Saturday, February 11, 2006
Then, along came a group that I was totally unprepared for. It was a big group, the first time they had ever been together, and they were in a new place with new teachers (me, and the gifted resource teacher). They were very young and some of them clearly had difficulty staying focused even when they wanted to.
It was one of those times when I simply had to throw the plan out of the window and improvise the teaching. Once I had recovered from the shock of all this unrestrained energy, I changed tack to some very physical activities to take the edge off the nervous excitment. I started to switch activities every five minutes just to keep them engaged. I ditched a whole bunch of games and even made up some completely new versions. It was exhausting and fascinating for me, and hopefully fun for the kids.
Luckily, I get another chance with this particular group. I'm busy reading all I can on ADD, ADHD, and other disorders to get some specific ideas on how to deal with the focus issue. I am humbled to think that some teachers have to deal with this with only a few hours of training on the needs of gifted kids and practically no information on twice-exceptional (2E) kids - those with a learning disability who are also gifted. The challenge is to make it rich and enjoyable for every kid in this very diverse class.
I do love a good challenge!
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as a veteran of working with kids like that, I structure class time around many different activities happening at once.....from adult led, to child group initiated, to independently initiated
....this way kids can move around, explore, practice leadership skills, create and share
I've found that most children thrive in this type of learning environment
btw....teaching very young children is always challenging!
Thanks for the tip, ima. That is what the kids tended toward, anyway - breaking off into small groups to play or read whenever the action flagged. I'll plan for it in to the next session.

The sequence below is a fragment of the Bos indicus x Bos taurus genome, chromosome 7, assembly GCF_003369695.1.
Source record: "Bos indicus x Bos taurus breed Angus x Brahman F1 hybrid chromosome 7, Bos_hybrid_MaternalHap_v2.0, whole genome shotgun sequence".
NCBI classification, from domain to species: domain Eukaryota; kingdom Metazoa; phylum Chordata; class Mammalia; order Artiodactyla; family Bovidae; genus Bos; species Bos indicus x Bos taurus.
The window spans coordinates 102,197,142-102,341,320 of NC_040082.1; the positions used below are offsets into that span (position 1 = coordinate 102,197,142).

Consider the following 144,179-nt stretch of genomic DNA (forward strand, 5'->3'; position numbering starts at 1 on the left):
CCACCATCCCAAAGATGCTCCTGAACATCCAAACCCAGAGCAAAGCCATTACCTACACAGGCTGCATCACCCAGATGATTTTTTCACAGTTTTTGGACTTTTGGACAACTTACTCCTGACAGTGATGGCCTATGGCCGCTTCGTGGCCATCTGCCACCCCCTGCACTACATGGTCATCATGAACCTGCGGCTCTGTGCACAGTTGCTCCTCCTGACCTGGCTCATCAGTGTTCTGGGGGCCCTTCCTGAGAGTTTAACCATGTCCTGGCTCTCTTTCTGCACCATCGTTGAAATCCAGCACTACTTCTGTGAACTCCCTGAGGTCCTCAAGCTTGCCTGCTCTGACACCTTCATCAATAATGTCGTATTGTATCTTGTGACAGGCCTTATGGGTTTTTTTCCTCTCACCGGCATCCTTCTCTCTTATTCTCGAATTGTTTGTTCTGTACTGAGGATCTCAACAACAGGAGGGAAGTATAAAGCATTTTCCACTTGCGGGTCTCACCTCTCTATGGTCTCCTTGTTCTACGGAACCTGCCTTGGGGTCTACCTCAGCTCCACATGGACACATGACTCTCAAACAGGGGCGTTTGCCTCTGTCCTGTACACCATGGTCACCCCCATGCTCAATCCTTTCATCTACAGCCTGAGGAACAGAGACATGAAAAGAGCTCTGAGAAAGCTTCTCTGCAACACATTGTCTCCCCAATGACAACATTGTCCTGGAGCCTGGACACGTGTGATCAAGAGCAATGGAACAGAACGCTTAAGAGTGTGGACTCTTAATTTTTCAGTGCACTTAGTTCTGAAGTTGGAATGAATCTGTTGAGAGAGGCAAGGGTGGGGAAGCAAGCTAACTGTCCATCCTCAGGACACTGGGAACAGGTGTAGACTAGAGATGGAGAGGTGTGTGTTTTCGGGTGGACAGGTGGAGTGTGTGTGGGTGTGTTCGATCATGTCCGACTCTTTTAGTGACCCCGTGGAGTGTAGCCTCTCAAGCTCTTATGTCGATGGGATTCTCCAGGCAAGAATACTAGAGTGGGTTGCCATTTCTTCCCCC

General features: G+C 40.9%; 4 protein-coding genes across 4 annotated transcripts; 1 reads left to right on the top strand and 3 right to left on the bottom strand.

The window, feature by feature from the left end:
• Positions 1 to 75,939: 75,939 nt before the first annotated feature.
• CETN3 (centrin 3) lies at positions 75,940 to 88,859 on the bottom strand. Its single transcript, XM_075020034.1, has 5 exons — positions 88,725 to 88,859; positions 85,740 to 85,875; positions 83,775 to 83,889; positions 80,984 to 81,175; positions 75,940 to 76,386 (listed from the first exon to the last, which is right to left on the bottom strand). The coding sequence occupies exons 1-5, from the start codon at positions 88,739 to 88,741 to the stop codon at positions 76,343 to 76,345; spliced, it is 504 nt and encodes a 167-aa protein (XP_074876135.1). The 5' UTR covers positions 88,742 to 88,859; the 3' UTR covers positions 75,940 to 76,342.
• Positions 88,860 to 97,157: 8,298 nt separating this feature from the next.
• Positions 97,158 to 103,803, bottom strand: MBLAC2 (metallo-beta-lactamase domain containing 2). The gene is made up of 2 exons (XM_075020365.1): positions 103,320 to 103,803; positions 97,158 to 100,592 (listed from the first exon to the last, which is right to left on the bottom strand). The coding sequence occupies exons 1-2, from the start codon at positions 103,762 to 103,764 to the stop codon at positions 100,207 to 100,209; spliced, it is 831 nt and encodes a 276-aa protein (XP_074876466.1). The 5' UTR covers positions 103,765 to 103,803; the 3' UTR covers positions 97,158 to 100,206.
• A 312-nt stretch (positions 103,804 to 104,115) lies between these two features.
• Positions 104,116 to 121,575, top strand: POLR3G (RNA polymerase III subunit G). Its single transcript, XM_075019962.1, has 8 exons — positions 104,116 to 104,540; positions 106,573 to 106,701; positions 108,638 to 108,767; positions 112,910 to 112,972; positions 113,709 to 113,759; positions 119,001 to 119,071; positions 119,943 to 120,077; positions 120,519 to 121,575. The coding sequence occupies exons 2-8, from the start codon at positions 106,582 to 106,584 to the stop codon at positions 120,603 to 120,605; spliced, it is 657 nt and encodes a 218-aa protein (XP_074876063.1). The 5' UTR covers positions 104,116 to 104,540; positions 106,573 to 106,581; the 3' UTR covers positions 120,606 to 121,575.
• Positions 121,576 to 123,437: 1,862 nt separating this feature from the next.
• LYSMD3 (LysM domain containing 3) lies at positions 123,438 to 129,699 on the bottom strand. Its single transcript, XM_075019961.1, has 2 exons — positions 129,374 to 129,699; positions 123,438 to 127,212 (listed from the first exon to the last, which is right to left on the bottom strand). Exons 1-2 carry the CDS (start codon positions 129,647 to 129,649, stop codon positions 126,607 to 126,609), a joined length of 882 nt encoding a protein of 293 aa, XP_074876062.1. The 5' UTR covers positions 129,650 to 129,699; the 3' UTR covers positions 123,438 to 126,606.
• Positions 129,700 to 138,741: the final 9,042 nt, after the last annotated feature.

Um, so, yeah. There.
However, the caveat I'd like to bring up is that of your mention of ADD/ADHD. If you truly think you are dealing with kids that are dealing with these syndromes, your attempts in finding ways to keep them stimulated may be only making things worse. As you may well be discovering in your research, there is significant cutting edge thinking that has identified that these kids are actually WAY overstimulated in portions of their brains. In effect they are over riding their circuitry, and possibly even "blowing them out." As neurology advances, and we understand more about how the brain works, we may find that like our food diets, our neurological diet, (neurological stimulation having been shown to have a trophic effect in the brain) may well be that of junk. In fact we may be morbidly neurological obese, if you will. Just thought I'd bring the idea up.
One question for you though--as a gifted individual I find myself torn seeking my true vocation. As you I am sure have experienced, I can competently master an infinite number of capacities. How would you advise someone to discover what it is that they are truly meant to do? For example, is it a disservice to society for me, capable of excelling as a neurosurgeon, to instead pursue say, photography? In your opinion is it a waste of talent or resources, so to speak?
shutteredeye, I have been reading about the overstimulation issue. Reflecting on this and my experience to date, I am planning to give clear structure about what I will be doing and what else is appropriate for the hour - written down on the board before the kids come in, and then walking them around the various areas. I'm learning that the less I speak, the more impact it has when I do! As for your other point about vocation....I'm going to post on it tomorrow. Thanks for your input!